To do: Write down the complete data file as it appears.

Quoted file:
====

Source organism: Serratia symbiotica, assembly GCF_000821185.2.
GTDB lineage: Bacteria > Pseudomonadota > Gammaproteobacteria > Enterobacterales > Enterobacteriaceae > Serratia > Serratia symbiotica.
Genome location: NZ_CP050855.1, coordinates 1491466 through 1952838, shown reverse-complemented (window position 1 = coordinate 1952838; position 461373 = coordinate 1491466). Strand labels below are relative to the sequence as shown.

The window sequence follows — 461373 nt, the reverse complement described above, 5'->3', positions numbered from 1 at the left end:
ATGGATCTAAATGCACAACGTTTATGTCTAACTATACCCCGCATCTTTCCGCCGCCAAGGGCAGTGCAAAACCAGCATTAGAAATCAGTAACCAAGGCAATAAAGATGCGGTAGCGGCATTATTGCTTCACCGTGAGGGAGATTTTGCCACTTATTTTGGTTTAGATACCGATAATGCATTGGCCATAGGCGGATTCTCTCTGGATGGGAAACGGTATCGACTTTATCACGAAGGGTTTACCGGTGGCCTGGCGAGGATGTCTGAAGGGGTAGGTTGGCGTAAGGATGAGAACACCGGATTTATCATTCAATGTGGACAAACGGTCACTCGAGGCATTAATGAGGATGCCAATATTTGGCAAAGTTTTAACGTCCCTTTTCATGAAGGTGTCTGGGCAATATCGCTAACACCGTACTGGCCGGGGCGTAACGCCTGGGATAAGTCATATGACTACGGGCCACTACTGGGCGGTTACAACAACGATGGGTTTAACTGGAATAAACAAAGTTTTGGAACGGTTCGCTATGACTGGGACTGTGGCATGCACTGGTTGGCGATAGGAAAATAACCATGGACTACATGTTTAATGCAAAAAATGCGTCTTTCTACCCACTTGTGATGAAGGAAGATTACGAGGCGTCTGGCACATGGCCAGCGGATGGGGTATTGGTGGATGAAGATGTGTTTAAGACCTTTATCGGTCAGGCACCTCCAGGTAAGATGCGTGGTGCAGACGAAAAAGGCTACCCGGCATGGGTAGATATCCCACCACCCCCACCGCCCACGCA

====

Source organism: Serratia symbiotica, assembly GCF_000821185.2.
GTDB lineage: Bacteria > Pseudomonadota > Gammaproteobacteria > Enterobacterales > Enterobacteriaceae > Serratia > Serratia symbiotica.
Genome location: NZ_CP050855.1, coordinates 1491466 through 1952838, shown reverse-complemented (window position 1 = coordinate 1952838; position 461373 = coordinate 1491466). Strand labels below are relative to the sequence as shown.

The window sequence follows — 461373 nt, the reverse complement described above, 5'->3', positions numbered from 1 at the left end:
ATGGATCTAAATGCACAACGTTTATGTCTAACTATACCCCGCATCTTTCCGCCGCCAAGGGCAGTGCAAAACCAGCATTAGAAATCAGTAACCAAGGCAATAAAGATGCGGTAGCGGCATTATTGCTTCACCGTGAGGGAGATTTTGCCACTTATTTTGGTTTAGATACCGATAATGCATTGGCCATAGGCGGATTCTCTCTGGATGGGAAACGGTATCGACTTTATCACGAAGGGTTTACCGGTGGCCTGGCGAGGATGTCTGAAGGGGTAGGTTGGCGTAAGGATGAGAACACCGGATTTATCATTCAATGTGGACAAACGGTCACTCGAGGCATTAATGAGGATGCCAATATTTGGCAAAGTTTTAACGTCCCTTTTCATGAAGGTGTCTGGGCAATATCGCTAACACCGTACTGGCCGGGGCGTAACGCCTGGGATAAGTCATATGACTACGGGCCACTACTGGGCGGTTACAACAACGATGGGTTTAACTGGAATAAACAAAGTTTTGGAACGGTTCGCTATGACTGGGACTGTGGCATGCACTGGTTGGCGATAGGAAAATAACCATGGACTACATGTTTAATGCAAAAAATGCGTCTTTCTACCCACTTGTGATGAAGGAAGATTACGAGGCGTCTGGCACATGGCCAGCGGATGGGGTATTGGTGGATGAAGATGTGTTTAAGACCTTTATCGGTCAGGCACCTCCAGGTAAGATGCGTGGTGCAGACGAAAAAGGCTACCCGGCATGGGTAGATATCCCACCACCCCCACCGCCCACGCA